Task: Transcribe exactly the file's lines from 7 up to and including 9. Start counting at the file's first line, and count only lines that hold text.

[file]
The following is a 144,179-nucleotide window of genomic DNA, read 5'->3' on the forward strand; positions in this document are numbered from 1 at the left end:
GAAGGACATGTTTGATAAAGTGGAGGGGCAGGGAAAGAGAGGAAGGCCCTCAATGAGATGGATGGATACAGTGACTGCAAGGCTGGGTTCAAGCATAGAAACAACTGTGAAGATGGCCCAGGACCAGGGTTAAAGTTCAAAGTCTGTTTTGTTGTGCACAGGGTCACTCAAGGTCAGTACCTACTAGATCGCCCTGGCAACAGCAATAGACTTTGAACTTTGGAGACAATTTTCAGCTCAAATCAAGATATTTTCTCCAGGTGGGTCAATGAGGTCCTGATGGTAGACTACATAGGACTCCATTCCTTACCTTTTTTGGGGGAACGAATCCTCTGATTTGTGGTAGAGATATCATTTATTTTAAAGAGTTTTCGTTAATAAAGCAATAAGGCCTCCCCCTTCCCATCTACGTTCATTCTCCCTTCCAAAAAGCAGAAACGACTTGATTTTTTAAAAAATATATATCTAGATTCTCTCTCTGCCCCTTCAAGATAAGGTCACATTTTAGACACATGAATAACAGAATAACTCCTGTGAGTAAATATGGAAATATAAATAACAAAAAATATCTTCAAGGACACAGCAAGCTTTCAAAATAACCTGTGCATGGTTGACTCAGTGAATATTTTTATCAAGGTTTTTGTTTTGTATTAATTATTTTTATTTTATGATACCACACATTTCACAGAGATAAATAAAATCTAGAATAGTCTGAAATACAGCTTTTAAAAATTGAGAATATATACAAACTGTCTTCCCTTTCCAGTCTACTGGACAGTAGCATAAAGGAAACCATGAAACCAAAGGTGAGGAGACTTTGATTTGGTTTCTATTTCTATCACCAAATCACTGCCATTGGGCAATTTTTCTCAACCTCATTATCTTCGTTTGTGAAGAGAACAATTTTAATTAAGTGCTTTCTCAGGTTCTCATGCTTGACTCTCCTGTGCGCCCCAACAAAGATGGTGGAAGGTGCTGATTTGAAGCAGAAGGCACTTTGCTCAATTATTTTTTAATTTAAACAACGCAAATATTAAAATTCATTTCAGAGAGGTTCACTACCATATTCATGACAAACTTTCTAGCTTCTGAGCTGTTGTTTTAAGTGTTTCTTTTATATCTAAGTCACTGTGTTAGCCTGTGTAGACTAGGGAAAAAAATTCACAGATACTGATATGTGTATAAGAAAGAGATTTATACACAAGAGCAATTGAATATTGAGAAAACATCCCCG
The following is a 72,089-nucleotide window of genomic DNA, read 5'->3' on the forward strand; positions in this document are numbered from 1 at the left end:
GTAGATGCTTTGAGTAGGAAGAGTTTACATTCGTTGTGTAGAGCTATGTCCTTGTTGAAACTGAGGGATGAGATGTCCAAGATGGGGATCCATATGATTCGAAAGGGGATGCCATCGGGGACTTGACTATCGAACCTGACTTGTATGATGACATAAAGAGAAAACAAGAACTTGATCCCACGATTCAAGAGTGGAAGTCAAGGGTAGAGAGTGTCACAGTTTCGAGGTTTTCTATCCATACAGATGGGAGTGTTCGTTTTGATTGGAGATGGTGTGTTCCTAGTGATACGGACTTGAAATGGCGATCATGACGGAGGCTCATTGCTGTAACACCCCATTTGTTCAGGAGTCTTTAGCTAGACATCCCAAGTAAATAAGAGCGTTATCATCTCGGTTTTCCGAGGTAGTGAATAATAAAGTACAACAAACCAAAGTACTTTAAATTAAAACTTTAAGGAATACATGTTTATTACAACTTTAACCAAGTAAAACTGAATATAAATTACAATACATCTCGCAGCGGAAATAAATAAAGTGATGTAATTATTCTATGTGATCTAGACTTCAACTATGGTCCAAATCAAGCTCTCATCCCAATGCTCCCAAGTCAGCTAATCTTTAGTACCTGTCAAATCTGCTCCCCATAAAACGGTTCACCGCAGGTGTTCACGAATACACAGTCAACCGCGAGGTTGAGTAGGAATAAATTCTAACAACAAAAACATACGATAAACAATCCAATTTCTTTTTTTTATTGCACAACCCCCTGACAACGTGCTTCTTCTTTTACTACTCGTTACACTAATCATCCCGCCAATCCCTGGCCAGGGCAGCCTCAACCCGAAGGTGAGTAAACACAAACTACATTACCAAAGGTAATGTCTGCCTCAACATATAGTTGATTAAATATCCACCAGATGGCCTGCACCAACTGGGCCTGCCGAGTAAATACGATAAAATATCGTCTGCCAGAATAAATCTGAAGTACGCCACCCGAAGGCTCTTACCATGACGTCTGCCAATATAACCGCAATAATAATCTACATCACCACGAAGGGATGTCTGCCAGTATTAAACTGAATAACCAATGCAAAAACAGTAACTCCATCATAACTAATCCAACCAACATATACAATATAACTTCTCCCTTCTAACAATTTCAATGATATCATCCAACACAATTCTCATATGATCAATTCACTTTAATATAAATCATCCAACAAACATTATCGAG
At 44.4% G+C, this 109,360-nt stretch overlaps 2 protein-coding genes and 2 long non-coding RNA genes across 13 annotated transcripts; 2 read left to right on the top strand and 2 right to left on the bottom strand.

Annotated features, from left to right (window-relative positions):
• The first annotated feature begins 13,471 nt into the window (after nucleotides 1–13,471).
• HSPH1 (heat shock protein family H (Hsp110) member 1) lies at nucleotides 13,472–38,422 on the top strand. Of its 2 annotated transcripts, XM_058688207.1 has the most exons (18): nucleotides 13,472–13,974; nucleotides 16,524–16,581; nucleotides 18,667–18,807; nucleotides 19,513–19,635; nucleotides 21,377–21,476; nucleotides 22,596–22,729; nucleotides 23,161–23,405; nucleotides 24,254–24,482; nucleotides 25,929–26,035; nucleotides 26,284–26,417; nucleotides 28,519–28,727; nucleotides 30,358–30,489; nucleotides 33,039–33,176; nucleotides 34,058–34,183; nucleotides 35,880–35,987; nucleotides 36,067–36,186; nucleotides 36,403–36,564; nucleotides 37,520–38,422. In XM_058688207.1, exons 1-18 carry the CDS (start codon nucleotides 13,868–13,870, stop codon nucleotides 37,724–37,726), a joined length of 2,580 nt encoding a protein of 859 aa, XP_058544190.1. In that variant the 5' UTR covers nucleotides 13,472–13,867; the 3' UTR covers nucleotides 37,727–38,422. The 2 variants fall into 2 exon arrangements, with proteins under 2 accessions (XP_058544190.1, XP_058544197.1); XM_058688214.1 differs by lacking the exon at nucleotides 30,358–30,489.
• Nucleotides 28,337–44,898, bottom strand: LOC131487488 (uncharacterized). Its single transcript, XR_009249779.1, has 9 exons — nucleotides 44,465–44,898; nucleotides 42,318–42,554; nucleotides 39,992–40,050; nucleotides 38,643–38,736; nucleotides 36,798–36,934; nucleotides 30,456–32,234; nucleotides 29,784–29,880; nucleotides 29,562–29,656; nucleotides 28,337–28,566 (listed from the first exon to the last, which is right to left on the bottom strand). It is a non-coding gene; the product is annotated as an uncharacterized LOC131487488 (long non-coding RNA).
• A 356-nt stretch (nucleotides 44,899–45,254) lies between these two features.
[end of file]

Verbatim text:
• The first annotated feature begins 13,471 nt into the window (after nucleotides 1–13,471).
• HSPH1 (heat shock protein family H (Hsp110) member 1) lies at nucleotides 13,472–38,422 on the top strand. Of its 2 annotated transcripts, XM_058688207.1 has the most exons (18): nucleotides 13,472–13,974; nucleotides 16,524–16,581; nucleotides 18,667–18,807; nucleotides 19,513–19,635; nucleotides 21,377–21,476; nucleotides 22,596–22,729; nucleotides 23,161–23,405; nucleotides 24,254–24,482; nucleotides 25,929–26,035; nucleotides 26,284–26,417; nucleotides 28,519–28,727; nucleotides 30,358–30,489; nucleotides 33,039–33,176; nucleotides 34,058–34,183; nucleotides 35,880–35,987; nucleotides 36,067–36,186; nucleotides 36,403–36,564; nucleotides 37,520–38,422. In XM_058688207.1, exons 1-18 carry the CDS (start codon nucleotides 13,868–13,870, stop codon nucleotides 37,724–37,726), a joined length of 2,580 nt encoding a protein of 859 aa, XP_058544190.1. In that variant the 5' UTR covers nucleotides 13,472–13,867; the 3' UTR covers nucleotides 37,727–38,422. The 2 variants fall into 2 exon arrangements, with proteins under 2 accessions (XP_058544190.1, XP_058544197.1); XM_058688214.1 differs by lacking the exon at nucleotides 30,358–30,489.
• Nucleotides 28,337–44,898, bottom strand: LOC131487488 (uncharacterized). Its single transcript, XR_009249779.1, has 9 exons — nucleotides 44,465–44,898; nucleotides 42,318–42,554; nucleotides 39,992–40,050; nucleotides 38,643–38,736; nucleotides 36,798–36,934; nucleotides 30,456–32,234; nucleotides 29,784–29,880; nucleotides 29,562–29,656; nucleotides 28,337–28,566 (listed from the first exon to the last, which is right to left on the bottom strand). It is a non-coding gene; the product is annotated as an uncharacterized LOC131487488 (long non-coding RNA).